Another Prison Guard Busted With Meth; Officers Seize 16 Kilos
Bandung. Indonesian authorities have arrested a second prison guard this month for alleged drug-dealing, this time working ironically enough at a penitentiary for drug offenders.
Agus Irianto, the chief warden of Banceuy Penitentiary in Bandung, confirmed late on Friday that the guard, Dedy Romadi, was arrested earlier in the day in Jakarta with 16.3 kilograms of methamphetamine and 778 ecstasy pills.
“It’s true that he was caught, but I don’t know the exact details yet,” he told the Jakarta Globe.
“From the latest developments, they’ve seized nearly 17 kilos of meth [from the suspect] and he’s being held for further investigation.”
Reports from Indonesia’s National Narcotics Agency, or BNN, which carried out the arrest, suggest that the guard was a known drug courier working for an Iranian dealer, who was also arrested during the bust at the Atrium shopping mall in Senen, Central Jakarta.
When BNN officers arrested the pair on Friday, they found Dedy in possession of one kilogram of meth. He later led the officers to his boarding room in Bandung, where officers discovered the rest of his stash, totaling 16.3 kilograms as well as nearly 800 ecstasy pills.
Agus said Dedy had been on his day off when he was arrested, adding that the news of a guard at his prison dealing in drugs came as a surprise to him.
“I leave it all up [to the BNN]. I certainly won’t cover for him,” he said.
However, the Justice Ministry, which oversees the prisons department and was not involved in the bust, is already making its excuses, claiming that only the one kilogram of meth Dedy was caught with belonged to him, while the remainder of the drugs belonged to the Iranian national.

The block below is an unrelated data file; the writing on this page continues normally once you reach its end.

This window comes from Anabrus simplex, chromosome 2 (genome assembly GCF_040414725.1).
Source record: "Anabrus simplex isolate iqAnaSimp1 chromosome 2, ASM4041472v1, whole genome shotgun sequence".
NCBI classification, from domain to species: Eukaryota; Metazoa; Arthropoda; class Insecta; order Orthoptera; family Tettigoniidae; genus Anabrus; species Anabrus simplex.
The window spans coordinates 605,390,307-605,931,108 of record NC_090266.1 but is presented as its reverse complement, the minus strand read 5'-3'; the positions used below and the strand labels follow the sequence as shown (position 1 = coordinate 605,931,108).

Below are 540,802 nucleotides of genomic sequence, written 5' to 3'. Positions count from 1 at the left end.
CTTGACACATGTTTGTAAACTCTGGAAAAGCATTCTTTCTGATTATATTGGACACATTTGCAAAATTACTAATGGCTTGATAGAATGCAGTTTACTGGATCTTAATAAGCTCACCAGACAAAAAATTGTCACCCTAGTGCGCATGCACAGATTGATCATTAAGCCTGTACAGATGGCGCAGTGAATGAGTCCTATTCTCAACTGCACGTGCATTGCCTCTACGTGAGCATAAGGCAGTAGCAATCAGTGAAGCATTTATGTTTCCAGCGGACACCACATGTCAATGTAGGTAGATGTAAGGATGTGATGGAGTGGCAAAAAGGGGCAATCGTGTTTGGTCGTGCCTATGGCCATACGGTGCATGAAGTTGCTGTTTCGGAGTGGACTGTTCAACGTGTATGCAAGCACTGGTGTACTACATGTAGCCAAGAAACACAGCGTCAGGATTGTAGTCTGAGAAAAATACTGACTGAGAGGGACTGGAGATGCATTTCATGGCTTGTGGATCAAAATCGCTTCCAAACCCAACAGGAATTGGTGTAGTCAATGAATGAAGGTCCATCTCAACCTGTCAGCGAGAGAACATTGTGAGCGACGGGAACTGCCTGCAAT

Both suspects could face the death penalty if charged and convicted of drug trafficking.
Agus did not say whether his office planned to conduct an internal inspection to see if any other guards may also have been involved in the drug trade.
The bust comes just over a week since the arrest of a guard from the prison island of Nusakambangan off Central Java, the site of 13 of the 14 executions carried out so far this year – all involving drug convicts.
In that arrest, officers caught Bayu Anggit Permana, a guard from the island’s Batu Penitentiary, with 364 grams of meth. A prisoner at the island, one of several on Nusakambangan, later admitted to paying Bayu to smuggle the drugs out of the prison.
Police have charge Bayu and Abdul with drug dealing – not trafficking – which carries a sentence of 12 to 20 years.
Drug seizures are common at prisons on Nusakambangan, where officials have a history of being complicit in allowing prisoners to set up meth labs.
The island was also the location for the executions on April 29 of eight convicted drug offenders, seven of them foreign nationals, including Australians Andrew Chan and Myuran Sukumaran.
In going against international condemnation of the executions, President Joko Widodo claimed Indonesia was in the grip of a “drug emergency,” and that the death sentence served as a deterrent against would-be drug offenders.
The arrests of Bayu and now Dedy – and countless other offenders in between – would seem to suggest otherwise.
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